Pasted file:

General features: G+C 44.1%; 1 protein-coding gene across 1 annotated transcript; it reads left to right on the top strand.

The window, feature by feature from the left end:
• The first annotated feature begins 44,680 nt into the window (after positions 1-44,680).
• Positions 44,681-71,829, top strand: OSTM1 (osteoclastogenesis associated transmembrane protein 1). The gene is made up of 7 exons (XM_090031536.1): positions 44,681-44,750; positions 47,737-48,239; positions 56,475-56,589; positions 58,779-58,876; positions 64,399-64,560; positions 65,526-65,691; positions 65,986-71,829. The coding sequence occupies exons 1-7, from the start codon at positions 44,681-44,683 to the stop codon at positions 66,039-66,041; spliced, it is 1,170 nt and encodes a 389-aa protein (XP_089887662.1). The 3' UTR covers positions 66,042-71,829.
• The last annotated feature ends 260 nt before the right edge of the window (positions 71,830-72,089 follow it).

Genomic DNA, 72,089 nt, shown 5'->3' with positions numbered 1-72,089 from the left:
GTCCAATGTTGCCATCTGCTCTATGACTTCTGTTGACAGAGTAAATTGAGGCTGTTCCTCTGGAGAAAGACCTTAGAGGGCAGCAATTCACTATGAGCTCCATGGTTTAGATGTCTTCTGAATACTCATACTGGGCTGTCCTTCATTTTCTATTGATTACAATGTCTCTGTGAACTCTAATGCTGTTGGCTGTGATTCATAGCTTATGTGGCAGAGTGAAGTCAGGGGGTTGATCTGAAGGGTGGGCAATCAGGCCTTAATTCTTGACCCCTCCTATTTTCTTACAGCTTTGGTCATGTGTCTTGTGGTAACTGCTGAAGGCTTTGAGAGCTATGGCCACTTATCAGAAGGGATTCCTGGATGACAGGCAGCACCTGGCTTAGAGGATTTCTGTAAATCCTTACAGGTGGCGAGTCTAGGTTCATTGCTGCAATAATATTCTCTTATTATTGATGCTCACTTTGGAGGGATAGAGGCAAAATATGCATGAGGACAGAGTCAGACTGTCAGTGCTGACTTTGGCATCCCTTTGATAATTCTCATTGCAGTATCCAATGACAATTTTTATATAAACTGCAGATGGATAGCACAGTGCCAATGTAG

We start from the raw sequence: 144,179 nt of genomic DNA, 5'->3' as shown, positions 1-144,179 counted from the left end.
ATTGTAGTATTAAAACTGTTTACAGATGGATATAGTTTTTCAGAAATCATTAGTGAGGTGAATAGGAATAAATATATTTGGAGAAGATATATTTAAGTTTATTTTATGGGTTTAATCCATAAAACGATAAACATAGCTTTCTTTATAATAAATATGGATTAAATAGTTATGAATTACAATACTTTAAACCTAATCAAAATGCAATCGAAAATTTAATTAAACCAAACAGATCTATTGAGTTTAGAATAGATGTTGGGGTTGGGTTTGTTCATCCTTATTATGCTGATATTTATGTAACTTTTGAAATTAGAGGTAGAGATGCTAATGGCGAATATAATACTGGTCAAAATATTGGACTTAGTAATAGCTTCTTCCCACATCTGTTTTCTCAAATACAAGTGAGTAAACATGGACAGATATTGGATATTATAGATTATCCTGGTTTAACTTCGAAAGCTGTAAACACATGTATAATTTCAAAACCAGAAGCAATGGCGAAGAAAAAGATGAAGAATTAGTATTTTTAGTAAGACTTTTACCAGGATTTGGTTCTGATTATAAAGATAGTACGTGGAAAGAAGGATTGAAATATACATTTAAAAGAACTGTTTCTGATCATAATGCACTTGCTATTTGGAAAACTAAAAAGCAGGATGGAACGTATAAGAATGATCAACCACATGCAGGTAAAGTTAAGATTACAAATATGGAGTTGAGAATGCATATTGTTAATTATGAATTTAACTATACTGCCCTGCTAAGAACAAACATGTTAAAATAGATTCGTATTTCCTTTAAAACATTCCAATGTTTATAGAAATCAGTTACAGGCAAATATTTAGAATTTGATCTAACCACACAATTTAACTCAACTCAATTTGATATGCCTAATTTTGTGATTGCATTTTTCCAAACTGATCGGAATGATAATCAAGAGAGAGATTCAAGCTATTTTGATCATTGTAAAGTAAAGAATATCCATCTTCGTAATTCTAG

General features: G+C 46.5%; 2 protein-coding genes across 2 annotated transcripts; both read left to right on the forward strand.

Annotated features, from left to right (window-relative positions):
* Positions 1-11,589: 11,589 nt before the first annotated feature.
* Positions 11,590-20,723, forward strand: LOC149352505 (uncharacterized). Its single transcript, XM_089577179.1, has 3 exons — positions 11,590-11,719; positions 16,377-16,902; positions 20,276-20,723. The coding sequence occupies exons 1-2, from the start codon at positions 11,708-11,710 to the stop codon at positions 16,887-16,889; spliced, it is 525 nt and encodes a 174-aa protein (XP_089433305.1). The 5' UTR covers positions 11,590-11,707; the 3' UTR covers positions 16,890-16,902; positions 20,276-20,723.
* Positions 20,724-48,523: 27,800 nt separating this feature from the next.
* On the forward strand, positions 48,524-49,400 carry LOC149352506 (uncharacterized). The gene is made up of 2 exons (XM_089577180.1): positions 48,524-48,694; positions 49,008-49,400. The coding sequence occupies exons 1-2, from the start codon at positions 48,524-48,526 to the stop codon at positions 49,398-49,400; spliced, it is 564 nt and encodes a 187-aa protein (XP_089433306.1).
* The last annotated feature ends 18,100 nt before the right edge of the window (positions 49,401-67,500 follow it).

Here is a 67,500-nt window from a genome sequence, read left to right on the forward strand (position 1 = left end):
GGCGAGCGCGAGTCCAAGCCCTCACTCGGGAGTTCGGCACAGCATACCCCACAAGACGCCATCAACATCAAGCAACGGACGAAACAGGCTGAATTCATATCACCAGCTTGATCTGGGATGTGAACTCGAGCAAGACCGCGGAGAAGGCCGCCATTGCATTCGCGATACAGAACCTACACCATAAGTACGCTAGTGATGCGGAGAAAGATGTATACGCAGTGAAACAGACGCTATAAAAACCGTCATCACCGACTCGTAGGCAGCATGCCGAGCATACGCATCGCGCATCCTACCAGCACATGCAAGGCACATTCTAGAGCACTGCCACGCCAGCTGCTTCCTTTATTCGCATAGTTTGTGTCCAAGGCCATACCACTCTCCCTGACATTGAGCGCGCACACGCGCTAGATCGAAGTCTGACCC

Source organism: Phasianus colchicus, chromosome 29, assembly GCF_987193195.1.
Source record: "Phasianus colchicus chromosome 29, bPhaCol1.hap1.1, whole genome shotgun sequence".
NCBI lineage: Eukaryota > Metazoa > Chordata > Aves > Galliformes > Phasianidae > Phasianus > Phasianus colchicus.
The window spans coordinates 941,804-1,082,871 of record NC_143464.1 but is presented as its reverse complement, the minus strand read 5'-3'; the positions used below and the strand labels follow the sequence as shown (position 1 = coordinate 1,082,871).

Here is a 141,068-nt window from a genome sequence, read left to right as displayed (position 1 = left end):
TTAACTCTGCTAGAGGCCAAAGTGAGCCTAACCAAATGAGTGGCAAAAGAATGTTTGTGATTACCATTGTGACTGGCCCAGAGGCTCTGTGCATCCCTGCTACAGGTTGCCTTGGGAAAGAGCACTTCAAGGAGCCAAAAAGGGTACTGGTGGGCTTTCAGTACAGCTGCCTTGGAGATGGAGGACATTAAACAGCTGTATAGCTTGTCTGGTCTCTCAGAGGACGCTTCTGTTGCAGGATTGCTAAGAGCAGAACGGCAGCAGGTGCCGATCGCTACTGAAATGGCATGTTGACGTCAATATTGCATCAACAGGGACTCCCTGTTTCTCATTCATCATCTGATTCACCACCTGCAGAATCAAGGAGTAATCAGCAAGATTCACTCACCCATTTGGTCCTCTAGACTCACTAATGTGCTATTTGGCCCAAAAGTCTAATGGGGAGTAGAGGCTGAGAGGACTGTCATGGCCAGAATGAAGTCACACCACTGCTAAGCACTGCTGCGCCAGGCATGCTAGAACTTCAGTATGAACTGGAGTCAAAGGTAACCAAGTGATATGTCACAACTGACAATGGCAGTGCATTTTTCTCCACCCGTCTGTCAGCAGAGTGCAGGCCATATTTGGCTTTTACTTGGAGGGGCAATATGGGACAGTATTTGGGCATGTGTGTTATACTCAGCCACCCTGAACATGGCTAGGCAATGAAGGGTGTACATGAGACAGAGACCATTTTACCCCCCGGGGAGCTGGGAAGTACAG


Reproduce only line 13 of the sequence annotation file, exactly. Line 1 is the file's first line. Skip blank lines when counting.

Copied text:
* Positions 11,590-20,723, forward strand: LOC149352505 (uncharacterized). Its single transcript, XM_089577179.1, has 3 exons — positions 11,590-11,719; positions 16,377-16,902; positions 20,276-20,723. The coding sequence occupies exons 1-2, from the start codon at positions 11,708-11,710 to the stop codon at positions 16,887-16,889; spliced, it is 525 nt and encodes a 174-aa protein (XP_089433305.1). The 5' UTR covers positions 11,590-11,707; the 3' UTR covers positions 16,890-16,902; positions 20,276-20,723.